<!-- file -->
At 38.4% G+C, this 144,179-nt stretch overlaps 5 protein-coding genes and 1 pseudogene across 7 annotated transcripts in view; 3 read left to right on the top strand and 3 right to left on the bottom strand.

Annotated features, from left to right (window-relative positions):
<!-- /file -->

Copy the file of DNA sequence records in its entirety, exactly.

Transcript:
At 38.4% G+C, this 144,179-nt stretch overlaps 5 protein-coding genes and 1 pseudogene across 7 annotated transcripts in view; 3 read left to right on the top strand and 3 right to left on the bottom strand.

Annotated features, from left to right (window-relative positions):